Commentary

The Kid, The King, the Silver Fox and two of open-wheel racing's very best

The Kid has won more NASCAR races than any active driver. The King has won more than anybody, period. The rest of drivers 10 through six in ESPN.com's top 25 drivers of all time? Two open-wheel legends and the only man to consistently beat Richard Petty at his own game, writes Terry Blount.

Updated: May 23, 2008, 11:29 PM ET
By Terry Blount | ESPN.com

Richard Petty, David Pearson, Jim Clark, Juan Manuel Fangio, Jeff Gordon ESPN.com IllustrationJeff Gordon, Juan Manuel Fangio, Jim Clark, Richard Petty and David Pearson upped the ante.

Who are the top 25 drivers of all time? ESPN.com asked 19 experts to vote for any driver who piloted something with wheels and a motor. Today's list presents drivers 10-6.

10. Jeff Gordon
Jeff Gordon

Series: NASCAR

I've always said he's the best out there. What set him apart is he's so smart. He's won so many races by outsmarting the other guys. He might not have had the best car, but he planned his moves the right way at the right time.

-- David Pearson


Championships: Four Cup titles (1995, '97, '98 and 2001).
Years competed: 1993 to present.
Birthdate: Aug. 4, 1971.
Hometown: Vallejo, Calif.
Why he made the top 25: One of only three drivers to win four Cup championships.
Accomplishments: He was youngest driver to win the sprint car Silver Crown at age 20 in 1991. Cup Rookie of the Year in 1993. Gordon has three Daytona 500 victories. His 81 victories rank sixth on NASCAR's all-time list and first among active drivers. The only driver to win the Allstate 400 at the Brickyard four times. Has earned a NASCAR record $95 million in his career.

9. Juan Manuel Fangio
Juan Manuel Fangio

Series: Formula One

You must always strive to be the best, but you must never believe that you are.

-- Juan Manuel Fangio


Championships: Five (1951, '54, '55, '56 and '57).
Years competed: 1948-58.
Birthdate: June 24, 1911.
Died: July 17, 1995
Hometown: Balcarce, Argentina
Why he made the top 25: The first driver to win five F1 championships.
Accomplishments: Fangio dominated the first decade of F1. His five championships were unmatched for almost half a century until Michael Schumacher won his sixth in 2003. Fangio's championships came for four different teams, a feat that never has been matched. Even more amazing is that all five of his championship seasons came after he was 40 years old, with the last one coming at age 46.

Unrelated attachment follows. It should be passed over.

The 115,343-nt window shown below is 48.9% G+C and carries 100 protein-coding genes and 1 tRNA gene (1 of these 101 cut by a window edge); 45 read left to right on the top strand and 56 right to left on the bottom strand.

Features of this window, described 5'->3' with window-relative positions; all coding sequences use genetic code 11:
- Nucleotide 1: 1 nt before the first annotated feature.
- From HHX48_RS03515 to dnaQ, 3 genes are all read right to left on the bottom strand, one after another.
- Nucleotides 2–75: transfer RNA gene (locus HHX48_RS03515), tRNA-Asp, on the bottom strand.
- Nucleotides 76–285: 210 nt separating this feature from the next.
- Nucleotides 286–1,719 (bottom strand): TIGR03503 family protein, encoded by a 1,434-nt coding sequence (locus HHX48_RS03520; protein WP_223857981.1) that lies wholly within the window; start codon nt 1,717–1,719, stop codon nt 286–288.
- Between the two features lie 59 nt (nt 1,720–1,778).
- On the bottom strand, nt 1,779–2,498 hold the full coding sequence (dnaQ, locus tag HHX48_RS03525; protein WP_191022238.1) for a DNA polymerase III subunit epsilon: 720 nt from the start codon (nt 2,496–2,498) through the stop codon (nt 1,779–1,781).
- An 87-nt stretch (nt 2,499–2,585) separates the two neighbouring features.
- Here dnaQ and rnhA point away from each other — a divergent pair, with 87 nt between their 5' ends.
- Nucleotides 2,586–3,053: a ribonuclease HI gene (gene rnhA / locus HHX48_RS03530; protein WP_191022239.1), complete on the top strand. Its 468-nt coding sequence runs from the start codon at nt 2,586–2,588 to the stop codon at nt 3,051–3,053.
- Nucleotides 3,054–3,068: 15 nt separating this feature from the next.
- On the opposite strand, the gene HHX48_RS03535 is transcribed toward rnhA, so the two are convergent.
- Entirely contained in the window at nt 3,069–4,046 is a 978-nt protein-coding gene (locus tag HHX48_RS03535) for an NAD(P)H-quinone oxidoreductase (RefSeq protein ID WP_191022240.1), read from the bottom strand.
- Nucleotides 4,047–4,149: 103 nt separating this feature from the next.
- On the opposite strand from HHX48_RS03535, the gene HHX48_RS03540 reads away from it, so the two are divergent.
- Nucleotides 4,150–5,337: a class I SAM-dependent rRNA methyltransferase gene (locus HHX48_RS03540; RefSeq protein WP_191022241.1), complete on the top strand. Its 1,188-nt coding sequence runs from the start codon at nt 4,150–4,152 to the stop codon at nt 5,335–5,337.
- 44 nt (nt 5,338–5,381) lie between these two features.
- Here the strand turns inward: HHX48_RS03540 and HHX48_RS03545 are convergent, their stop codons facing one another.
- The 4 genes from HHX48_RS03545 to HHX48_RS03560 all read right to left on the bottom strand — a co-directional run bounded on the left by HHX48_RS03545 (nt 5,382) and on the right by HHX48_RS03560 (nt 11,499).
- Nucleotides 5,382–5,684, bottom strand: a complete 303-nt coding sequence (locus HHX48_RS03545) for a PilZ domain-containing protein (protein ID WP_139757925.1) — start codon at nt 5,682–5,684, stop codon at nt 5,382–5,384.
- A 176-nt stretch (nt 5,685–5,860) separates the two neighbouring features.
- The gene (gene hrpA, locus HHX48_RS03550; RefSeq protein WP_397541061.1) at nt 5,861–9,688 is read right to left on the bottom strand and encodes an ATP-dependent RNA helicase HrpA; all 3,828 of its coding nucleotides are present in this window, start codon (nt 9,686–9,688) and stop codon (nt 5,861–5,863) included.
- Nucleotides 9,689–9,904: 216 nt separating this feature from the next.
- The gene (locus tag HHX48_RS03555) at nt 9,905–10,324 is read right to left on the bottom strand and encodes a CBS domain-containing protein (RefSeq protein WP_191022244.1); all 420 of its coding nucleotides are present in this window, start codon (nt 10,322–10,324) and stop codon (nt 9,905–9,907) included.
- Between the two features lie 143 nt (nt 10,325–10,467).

8. Jim Clark
Jim Clark

Series: Formula One and Indy car

When Jackie Stewart talks about him, he's still in awe. And for Jackie to be like that, the guy must have been amazing.

-- Dario Franchitti


Championships: Two (1963, '65).
Years competed: 1960-68.
Birthdate: March 4, 1936.
Died: April 7, 1968 in a crash at Hockenheimring course in Germany during a Formula Two race.
Hometown: Fife, Scotland.
Why he made the top 25: At the time of his death, Clark had won more races (25) and more poles (33) than any driver in F1 history.
Accomplishments: Clark won the Indy 500 in 1965, becoming the only man to win the F1 championship and Indy in the same season. And Clark almost did it in 1963, finishing second at Indy. He was the first driver to win the Indy 500 in a rear-engine car. Clark won seven of 10 F1 races in 1963 and six of his nine starts in 1965.

7. David Pearson
David Pearson

Series: NASCAR

People always ask me who was the best driver I ever raced against and I always tell them David Pearson. He was a better pure driver than I was, and probably the best.

-- Richard Petty


Championships: Three Cup titles (1966, '68 and '69).
Years competed: 1960-86.
Birthdate: Dec. 22, 1934.
Hometown: Spartanburg, S.C.
Why he made the top 25: Second on NASCAR's all-time victory list with 105 wins.
Accomplishments: Only four times in his career did Pearson compete in more than 80 percent of the scheduled races for a season. He won the championship in three of those four years. His rivalry with Richard Petty was one of NASCAR's best. From 1963 through 1977, the duo finished 1-2 in 63 Cup races. Pearson won 33 of those events.

6. Richard Petty
Richard Petty

Series: NASCAR

Richard was a tremendous competitor. The thing that set him apart was his dedication. He worked harder at it than anyone else.

-- Cale Yarborough


Championships: Seven Cup titles (1964, '67, '71, '72, '74, '75 and '79).
Years competed: 1958-92.
Birthdate: July 2, 1937.
Hometown: Level Cross, N.C.
Why he made the top 25: No. 1 on NASCAR career victories list with 200, and one of only two men to win seven Cup championships.
Accomplishments: Petty won the Daytona 500 a record seven times. He won a record 27 races, including 10 in a row, in 1967. In 1,185 starts, he posted a remarkable 712 top-10 finishes. His 13 victories in 1975 is a modern-era record that Jeff Gordon tied in 1998, but Petty's wins came in three fewer starts (30 to 33).

Terry Blount covers motorsports for ESPN.com. He can be reached at terry@blountspeak.com.

Terry Blount

ESPN Seattle Seahawks reporter

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